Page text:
Not enough full-time nursing jobs, say nurses who have left province to find work

The New Brunswick government says the province is in desperate need of nurses, but registered nurses who've left the province say they were forced to move to find stable employment.

Brittney Michaud, a registered nurse who graduated from the University of New Brunswick last year, moved to Ottawa for full-time nursing work.

When Michaud graduated, she was able to secure stable full-time casual employment in New Brunswick throughout the summer when other nurses were away.

When the season changed, however, it became difficult for her and her fellow nursing grads to get the hours they needed. Nurses in casual positions don't have consistent schedules or paid benefits. 

Province says it has strategy

"It was OK at first because we were getting a lot of work at the time in the summer, but then when fall came around, it started to die down and I just realized I need something more consistent in my life," Michaud said. "We've all got bills to pay." 

Last week, the Department of Health announced a 10-year strategy to fix the nursing shortage. The government said it's looking to hire more than 1,300 nurses over the next 10 years — or 130 nurses each year. 

Colleen Kitts-Gougen/CBC

The province currently has 8,000 nurses. There are more than 200 permanent, full- and part-time nursing vacancies at Horizon Hospitals across the province. 

Michaud acknowledged that some full-time positions were available in rural New Brunswick, particularly in emergency rooms, when she was looking for work. But she said she was looking for full-time work on a medicine floor in one of the larger cities in the province.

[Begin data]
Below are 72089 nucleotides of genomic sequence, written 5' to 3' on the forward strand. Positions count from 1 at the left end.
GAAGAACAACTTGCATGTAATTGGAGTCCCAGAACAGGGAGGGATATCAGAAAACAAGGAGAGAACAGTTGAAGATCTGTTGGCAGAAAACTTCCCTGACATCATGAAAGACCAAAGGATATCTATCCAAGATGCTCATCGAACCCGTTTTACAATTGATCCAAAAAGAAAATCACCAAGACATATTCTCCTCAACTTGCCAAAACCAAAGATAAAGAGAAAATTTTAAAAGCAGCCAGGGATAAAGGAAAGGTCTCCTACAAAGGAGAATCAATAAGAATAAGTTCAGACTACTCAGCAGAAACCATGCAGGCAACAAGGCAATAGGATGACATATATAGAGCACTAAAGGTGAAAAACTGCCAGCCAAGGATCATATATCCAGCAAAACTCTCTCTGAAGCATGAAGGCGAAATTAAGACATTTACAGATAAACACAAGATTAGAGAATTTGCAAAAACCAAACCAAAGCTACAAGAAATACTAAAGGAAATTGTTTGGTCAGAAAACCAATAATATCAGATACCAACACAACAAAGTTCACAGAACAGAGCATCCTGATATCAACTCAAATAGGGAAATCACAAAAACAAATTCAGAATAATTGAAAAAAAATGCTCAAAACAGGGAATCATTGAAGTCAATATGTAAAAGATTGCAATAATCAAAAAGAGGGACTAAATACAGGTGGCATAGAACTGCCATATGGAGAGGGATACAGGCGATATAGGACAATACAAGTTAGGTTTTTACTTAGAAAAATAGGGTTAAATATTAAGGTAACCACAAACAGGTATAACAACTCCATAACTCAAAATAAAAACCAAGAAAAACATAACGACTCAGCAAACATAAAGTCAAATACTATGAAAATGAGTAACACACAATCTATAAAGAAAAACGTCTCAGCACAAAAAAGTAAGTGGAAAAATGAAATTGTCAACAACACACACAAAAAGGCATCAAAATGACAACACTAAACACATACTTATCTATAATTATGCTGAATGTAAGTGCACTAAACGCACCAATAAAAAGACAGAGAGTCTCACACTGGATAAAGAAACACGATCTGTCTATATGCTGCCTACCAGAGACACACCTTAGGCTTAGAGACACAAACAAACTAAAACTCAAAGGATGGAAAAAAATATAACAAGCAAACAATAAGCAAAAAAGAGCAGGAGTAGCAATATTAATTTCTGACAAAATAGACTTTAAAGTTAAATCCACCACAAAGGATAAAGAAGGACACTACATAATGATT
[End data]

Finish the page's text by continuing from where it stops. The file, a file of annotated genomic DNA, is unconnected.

She was surprised and frustrated that she wasn't able to find full-time job after graduating. 

"You work so hard for so long and look forward to having that job at the end, and it's not what was expected."

Grads suggest bonuses

Robyn Hamilton said she is studying at the University of New Brunswick in Fredericton to become a nurse practitioner and doesn't plan to work in the province when she finishes. After she graduated from the registered nursing program at UNB in 2015, she moved to Nova Scotia because she couldn't find stable employment. 

"I'm young, I'm mobile, and there weren't full-time positions available here at the time," Hamilton said.

Hamilton will be moving to a rural community in Nova Scotia after she finishes the nurse practitioner program. 

Even with the government's 10-year strategy in place, both Michaud and Hamilton plan to stay out of province. 

They both said the province could do a better job of targeting grads before they leave, and offer them recruitment and signing bonuses. They also said the province needs to expand the nursing education program, since they both graduated in classes with fewer than 130 people. 

At last week's announcement, the government said it will put money into increasing the number of nursing spots available at universities.

Part of its strategy also involves an assessment and bridging program for out-of-province nurses wanting to become certified to practise in New Brunswick. Department of Health spokesperson Bruce MacFarlane said $2.3 million has been allocated in the 2019-20 budget to implement the 10-year strategy.

"It's easy for me to say that to fix this problem [the government should] create full-time permanent positions kind of targeting people right out of school before they go get settled somewhere else and are less likely to come back," Hamilton said. 

"I think it probably just comes down to money."